The bodies of five people were found Wednesday in the wreckage of a commuter plane that crashed and burned as it carried doctors and other medical professionals to a conference.
Thirteen people died in the crash Tuesday night. Two escaped with little more than broken bones. The bodies of all the victims have now been recovered.
"It was remarkable," said National Transportation Safety Board (search) member Carol Carmody of the survivors.
The plane took off from St. Louis (search) and went down in woods as it came in for a landing in Kirksville, a city of about 17,000.
Carmody didn't release the identities of those who died in the crash, although some have been identified by family members and employers.
Authorities called it a miracle that anyone managed to survive the crash of the Jetstream 32, a 19-seat twin-engine turboprop flown by Corporate Airlines (search).
Rescuers found the plane's fuselage in flames, with one of its wings broken off. Most of the debris was found in compact area of about 40-by-60 feet, Carmody said.
The two survivors, a 44-year-old woman and a 68-year-old man, suffered only broken bones and some burns, and were in fair condition Wednesday.
"We see car accidents with worse injuries coming in here every week," said Dr. Charles Zeman, director of trauma services at Northeast Regional Medical Center. "This is truly a miracle."
The cause of the crash was not immediately known. Carmody said the NTSB expected to get an initial reading Thursday from the plane's two flight data recorders.
"The black boxes are very important to the investigation, provided they're in good condition," Carmody said. "These looked like they were. We never know until we read them out."
The crew's last communication indicated the plane was on a normal approach to the airport, with no mention of any problems, said Elizabeth Isham Cory, a Federal Aviation Administration spokeswoman.
The plane clipped treetops before crashing on private property in a wooded area between two fields. Some victims were found dead in their seats. The woman who survived was walking around when rescuers arrived, and the man was found in brush about 25 feet from the fuselage, Chief Sheriff's Deputy Larry Logston said.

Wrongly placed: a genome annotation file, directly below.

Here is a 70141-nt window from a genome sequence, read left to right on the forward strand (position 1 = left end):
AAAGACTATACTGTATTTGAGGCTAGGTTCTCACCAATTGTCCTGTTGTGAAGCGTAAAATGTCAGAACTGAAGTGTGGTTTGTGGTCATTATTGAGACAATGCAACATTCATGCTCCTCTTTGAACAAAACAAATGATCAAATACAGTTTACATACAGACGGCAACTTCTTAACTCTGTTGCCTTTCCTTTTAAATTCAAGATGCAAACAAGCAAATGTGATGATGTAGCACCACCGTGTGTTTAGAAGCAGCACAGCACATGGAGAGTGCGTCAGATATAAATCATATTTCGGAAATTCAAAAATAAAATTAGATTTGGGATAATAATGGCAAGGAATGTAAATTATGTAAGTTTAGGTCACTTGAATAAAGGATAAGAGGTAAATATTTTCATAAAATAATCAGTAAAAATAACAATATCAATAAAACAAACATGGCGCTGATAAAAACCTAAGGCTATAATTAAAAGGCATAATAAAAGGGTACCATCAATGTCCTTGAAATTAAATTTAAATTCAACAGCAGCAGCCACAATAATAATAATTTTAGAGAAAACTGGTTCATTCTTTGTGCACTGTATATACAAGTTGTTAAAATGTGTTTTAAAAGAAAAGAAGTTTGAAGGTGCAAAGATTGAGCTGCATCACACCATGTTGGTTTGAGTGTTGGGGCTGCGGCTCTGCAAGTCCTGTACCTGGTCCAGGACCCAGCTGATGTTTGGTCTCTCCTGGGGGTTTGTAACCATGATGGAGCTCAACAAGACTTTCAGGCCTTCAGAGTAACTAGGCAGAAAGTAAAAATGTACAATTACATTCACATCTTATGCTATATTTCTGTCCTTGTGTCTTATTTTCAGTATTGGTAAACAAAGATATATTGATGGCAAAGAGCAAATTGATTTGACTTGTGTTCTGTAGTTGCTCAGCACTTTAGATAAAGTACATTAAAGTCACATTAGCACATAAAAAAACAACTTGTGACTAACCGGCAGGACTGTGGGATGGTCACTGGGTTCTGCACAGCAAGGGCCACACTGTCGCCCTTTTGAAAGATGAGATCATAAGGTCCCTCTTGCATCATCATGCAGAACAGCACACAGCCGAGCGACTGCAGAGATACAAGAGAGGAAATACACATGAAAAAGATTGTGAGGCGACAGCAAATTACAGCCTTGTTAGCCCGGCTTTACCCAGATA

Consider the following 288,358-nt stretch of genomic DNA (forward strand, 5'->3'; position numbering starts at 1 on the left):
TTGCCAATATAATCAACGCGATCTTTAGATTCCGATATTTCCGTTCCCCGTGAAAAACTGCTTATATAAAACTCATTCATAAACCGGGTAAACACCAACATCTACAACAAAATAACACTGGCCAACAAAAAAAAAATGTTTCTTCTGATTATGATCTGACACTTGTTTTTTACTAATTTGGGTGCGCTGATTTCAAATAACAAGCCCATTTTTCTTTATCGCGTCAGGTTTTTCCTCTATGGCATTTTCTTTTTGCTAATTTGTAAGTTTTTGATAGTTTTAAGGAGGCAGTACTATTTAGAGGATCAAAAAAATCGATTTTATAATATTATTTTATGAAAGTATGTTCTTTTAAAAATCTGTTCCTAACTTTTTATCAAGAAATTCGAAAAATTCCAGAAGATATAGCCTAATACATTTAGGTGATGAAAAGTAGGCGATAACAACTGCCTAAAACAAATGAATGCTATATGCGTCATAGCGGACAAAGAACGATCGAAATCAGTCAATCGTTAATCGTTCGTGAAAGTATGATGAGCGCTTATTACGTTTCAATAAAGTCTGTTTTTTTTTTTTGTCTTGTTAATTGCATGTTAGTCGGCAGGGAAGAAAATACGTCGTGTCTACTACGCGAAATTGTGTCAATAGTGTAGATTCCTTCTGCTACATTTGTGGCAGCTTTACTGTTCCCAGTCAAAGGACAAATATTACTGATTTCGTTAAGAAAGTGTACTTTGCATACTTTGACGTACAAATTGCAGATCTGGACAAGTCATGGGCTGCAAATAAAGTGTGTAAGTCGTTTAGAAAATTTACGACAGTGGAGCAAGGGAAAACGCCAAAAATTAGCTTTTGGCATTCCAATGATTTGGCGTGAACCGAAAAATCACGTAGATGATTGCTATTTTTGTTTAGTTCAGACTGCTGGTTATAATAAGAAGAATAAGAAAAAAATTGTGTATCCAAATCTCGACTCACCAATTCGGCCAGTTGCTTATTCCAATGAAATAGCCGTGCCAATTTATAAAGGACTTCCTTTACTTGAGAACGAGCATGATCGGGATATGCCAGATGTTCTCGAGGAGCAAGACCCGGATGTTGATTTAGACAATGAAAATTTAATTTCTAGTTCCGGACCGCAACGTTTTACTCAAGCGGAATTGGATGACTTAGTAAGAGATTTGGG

The focused debris field is about 100 feet from those treetops, Carmody said.
Many of the passengers were on their way to a Wednesday conference on humanism in medicine, said Philip Slocum, dean and vice president for medical affairs at the Kirksville College of Osteopathic Medicine. Two were from the New Jersey-based Arnold P. Gold Foundation, said Barbara Packer, the foundation's managing director.
"As bad as you think it's going to be, it's worse to go through it. There's been a lot of tears. It's very painful," Slocum said.
The airline and investigators declined to release the names of anyone on board. But some family members and employers identified a few passengers.
In New York, the office of Dr. Steve Z. Miller, director of pediatric emergency medicine at the Columbia University medical school, said he was among those aboard the craft.
"He has a lot of interaction with the students here because he's very loved," said Josiah Ambrose, a fourth-year medical student. "He was a pretty pivotal part of our medical school."
Also on the plane was Dr. Richard Sarkin, 54, who was affiliated with Women and Children's Hospital in Buffalo, N.Y., and was an associate professor of clinical pediatrics and the director of pediatric medical student education at the University at Buffalo, said Kaleida Health spokesman Michael Hughes.
Also, a Dallas-area photographer, Paul Talley, 44, of Mesquite, Texas, was aboard, said Pastor Charles Wilson of the First Baptist Church in Sunnyvale, Texas. Talley's wife, Alicia, authorized her minister to confirm her husband's death.
One of the two survivors is Dr. John Krogh of Wallsburg, Utah, a part-time faculty member teaching physical therapy at Provo College, the school said.
Corporate Airlines, based in Smyrna, Tenn., began operating in 1996 and is affiliated with American Airlines.